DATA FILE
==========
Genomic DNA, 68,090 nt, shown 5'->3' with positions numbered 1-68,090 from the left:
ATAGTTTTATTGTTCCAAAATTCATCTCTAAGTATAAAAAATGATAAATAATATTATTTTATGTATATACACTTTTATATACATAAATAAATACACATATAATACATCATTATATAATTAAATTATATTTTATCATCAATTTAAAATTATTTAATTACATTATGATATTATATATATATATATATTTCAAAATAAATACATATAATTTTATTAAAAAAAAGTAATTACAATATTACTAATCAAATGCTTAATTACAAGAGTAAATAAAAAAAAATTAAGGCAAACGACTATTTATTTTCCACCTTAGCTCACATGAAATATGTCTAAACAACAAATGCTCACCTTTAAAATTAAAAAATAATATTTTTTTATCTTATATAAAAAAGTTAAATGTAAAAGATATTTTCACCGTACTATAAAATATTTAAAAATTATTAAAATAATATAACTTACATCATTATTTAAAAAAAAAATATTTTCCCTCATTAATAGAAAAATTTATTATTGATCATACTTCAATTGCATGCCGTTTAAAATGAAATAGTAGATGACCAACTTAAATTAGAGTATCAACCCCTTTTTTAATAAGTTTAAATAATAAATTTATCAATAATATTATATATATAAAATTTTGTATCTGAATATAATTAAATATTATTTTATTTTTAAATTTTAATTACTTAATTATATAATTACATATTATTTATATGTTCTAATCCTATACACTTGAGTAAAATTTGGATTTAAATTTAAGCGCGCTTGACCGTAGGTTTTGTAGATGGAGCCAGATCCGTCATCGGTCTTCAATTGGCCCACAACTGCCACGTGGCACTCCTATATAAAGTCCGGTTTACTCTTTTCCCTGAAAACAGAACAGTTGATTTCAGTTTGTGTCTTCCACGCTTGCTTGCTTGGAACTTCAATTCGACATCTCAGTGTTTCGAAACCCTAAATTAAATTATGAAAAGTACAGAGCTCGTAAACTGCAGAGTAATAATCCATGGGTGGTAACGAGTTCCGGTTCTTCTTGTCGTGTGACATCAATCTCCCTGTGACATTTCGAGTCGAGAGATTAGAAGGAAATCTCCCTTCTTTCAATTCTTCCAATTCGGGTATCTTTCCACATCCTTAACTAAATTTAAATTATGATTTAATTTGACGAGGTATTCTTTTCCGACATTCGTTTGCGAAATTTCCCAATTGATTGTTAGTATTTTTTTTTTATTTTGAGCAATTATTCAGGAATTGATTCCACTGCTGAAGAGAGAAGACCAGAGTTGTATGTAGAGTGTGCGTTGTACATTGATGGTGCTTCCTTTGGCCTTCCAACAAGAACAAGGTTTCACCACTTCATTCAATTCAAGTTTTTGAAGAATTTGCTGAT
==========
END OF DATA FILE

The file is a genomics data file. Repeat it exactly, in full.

Genomic DNA, 68,090 nt, shown 5'->3' with positions numbered 1-68,090 from the left:
ATAGTTTTATTGTTCCAAAATTCATCTCTAAGTATAAAAAATGATAAATAATATTATTTTATGTATATACACTTTTATATACATAAATAAATACACATATAATACATCATTATATAATTAAATTATATTTTATCATCAATTTAAAATTATTTAATTACATTATGATATTATATATATATATATATTTCAAAATAAATACATATAATTTTATTAAAAAAAAGTAATTACAATATTACTAATCAAATGCTTAATTACAAGAGTAAATAAAAAAAAATTAAGGCAAACGACTATTTATTTTCCACCTTAGCTCACATGAAATATGTCTAAACAACAAATGCTCACCTTTAAAATTAAAAAATAATATTTTTTTATCTTATATAAAAAAGTTAAATGTAAAAGATATTTTCACCGTACTATAAAATATTTAAAAATTATTAAAATAATATAACTTACATCATTATTTAAAAAAAAAATATTTTCCCTCATTAATAGAAAAATTTATTATTGATCATACTTCAATTGCATGCCGTTTAAAATGAAATAGTAGATGACCAACTTAAATTAGAGTATCAACCCCTTTTTTAATAAGTTTAAATAATAAATTTATCAATAATATTATATATATAAAATTTTGTATCTGAATATAATTAAATATTATTTTATTTTTAAATTTTAATTACTTAATTATATAATTACATATTATTTATATGTTCTAATCCTATACACTTGAGTAAAATTTGGATTTAAATTTAAGCGCGCTTGACCGTAGGTTTTGTAGATGGAGCCAGATCCGTCATCGGTCTTCAATTGGCCCACAACTGCCACGTGGCACTCCTATATAAAGTCCGGTTTACTCTTTTCCCTGAAAACAGAACAGTTGATTTCAGTTTGTGTCTTCCACGCTTGCTTGCTTGGAACTTCAATTCGACATCTCAGTGTTTCGAAACCCTAAATTAAATTATGAAAAGTACAGAGCTCGTAAACTGCAGAGTAATAATCCATGGGTGGTAACGAGTTCCGGTTCTTCTTGTCGTGTGACATCAATCTCCCTGTGACATTTCGAGTCGAGAGATTAGAAGGAAATCTCCCTTCTTTCAATTCTTCCAATTCGGGTATCTTTCCACATCCTTAACTAAATTTAAATTATGATTTAATTTGACGAGGTATTCTTTTCCGACATTCGTTTGCGAAATTTCCCAATTGATTGTTAGTATTTTTTTTTTATTTTGAGCAATTATTCAGGAATTGATTCCACTGCTGAAGAGAGAAGACCAGAGTTGTATGTAGAGTGTGCGTTGTACATTGATGGTGCTTCCTTTGGCCTTCCAACAAGAACAAGGTTTCACCACTTCATTCAATTCAAGTTTTTGAAGAATTTGCTGAT